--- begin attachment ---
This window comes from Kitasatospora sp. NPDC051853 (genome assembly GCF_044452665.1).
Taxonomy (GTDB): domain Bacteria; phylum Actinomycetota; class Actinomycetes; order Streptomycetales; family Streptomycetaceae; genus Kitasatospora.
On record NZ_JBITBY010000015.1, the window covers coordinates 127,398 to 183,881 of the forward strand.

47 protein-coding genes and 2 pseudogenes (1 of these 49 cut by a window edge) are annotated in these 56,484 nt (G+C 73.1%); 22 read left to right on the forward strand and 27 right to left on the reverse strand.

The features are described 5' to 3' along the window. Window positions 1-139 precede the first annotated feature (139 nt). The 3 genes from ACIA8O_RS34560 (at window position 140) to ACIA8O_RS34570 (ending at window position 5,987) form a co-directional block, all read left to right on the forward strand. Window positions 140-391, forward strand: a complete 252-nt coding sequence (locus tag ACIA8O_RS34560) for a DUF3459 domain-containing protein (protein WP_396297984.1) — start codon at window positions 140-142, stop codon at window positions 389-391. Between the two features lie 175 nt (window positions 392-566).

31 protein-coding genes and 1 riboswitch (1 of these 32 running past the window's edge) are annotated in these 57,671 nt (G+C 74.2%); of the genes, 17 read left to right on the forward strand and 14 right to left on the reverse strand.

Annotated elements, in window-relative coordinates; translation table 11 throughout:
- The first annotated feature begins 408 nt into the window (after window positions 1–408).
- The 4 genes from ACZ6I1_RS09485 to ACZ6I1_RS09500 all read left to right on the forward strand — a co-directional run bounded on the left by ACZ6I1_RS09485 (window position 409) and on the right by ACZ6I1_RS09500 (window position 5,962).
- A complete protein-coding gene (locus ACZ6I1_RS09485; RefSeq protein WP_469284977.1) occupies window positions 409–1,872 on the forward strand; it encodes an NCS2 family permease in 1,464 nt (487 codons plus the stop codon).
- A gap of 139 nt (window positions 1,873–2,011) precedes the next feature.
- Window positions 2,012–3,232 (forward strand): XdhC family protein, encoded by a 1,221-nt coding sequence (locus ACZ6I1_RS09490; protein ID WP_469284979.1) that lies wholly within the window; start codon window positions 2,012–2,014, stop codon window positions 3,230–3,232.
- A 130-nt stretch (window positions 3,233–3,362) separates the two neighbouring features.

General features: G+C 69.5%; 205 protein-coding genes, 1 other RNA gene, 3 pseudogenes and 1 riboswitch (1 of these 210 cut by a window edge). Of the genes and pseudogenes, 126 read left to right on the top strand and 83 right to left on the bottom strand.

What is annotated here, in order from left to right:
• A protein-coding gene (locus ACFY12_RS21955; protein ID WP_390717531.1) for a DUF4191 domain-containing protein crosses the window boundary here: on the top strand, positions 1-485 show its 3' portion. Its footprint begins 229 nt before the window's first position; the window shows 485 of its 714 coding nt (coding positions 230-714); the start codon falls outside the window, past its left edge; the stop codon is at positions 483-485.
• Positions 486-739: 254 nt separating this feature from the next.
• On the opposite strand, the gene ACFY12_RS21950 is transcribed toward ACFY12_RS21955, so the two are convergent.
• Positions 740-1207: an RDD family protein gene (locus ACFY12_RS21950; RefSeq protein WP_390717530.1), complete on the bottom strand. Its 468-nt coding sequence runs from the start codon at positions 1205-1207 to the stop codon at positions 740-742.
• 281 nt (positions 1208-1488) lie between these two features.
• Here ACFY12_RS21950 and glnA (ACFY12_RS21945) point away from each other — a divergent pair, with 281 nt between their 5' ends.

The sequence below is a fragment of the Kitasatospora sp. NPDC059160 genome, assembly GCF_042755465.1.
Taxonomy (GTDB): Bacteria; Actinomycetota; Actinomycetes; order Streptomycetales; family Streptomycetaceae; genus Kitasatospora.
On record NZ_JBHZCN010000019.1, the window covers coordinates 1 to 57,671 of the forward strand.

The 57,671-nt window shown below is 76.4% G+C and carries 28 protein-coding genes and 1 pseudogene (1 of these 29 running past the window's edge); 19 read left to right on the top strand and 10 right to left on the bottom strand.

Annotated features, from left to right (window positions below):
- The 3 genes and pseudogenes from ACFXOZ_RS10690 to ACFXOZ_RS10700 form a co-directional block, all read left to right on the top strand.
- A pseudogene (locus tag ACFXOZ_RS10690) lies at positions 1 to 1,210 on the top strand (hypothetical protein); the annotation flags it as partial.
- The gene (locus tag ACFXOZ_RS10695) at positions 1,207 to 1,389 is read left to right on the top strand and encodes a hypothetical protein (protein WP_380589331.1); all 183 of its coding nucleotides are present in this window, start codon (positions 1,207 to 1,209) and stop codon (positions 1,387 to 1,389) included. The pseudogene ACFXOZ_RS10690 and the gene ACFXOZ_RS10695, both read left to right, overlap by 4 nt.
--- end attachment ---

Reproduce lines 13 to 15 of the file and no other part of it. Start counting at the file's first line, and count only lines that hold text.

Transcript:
- A 130-nt stretch (window positions 3,233–3,362) separates the two neighbouring features.

General features: G+C 69.5%; 205 protein-coding genes, 1 other RNA gene, 3 pseudogenes and 1 riboswitch (1 of these 210 cut by a window edge). Of the genes and pseudogenes, 126 read left to right on the top strand and 83 right to left on the bottom strand.

What is annotated here, in order from left to right: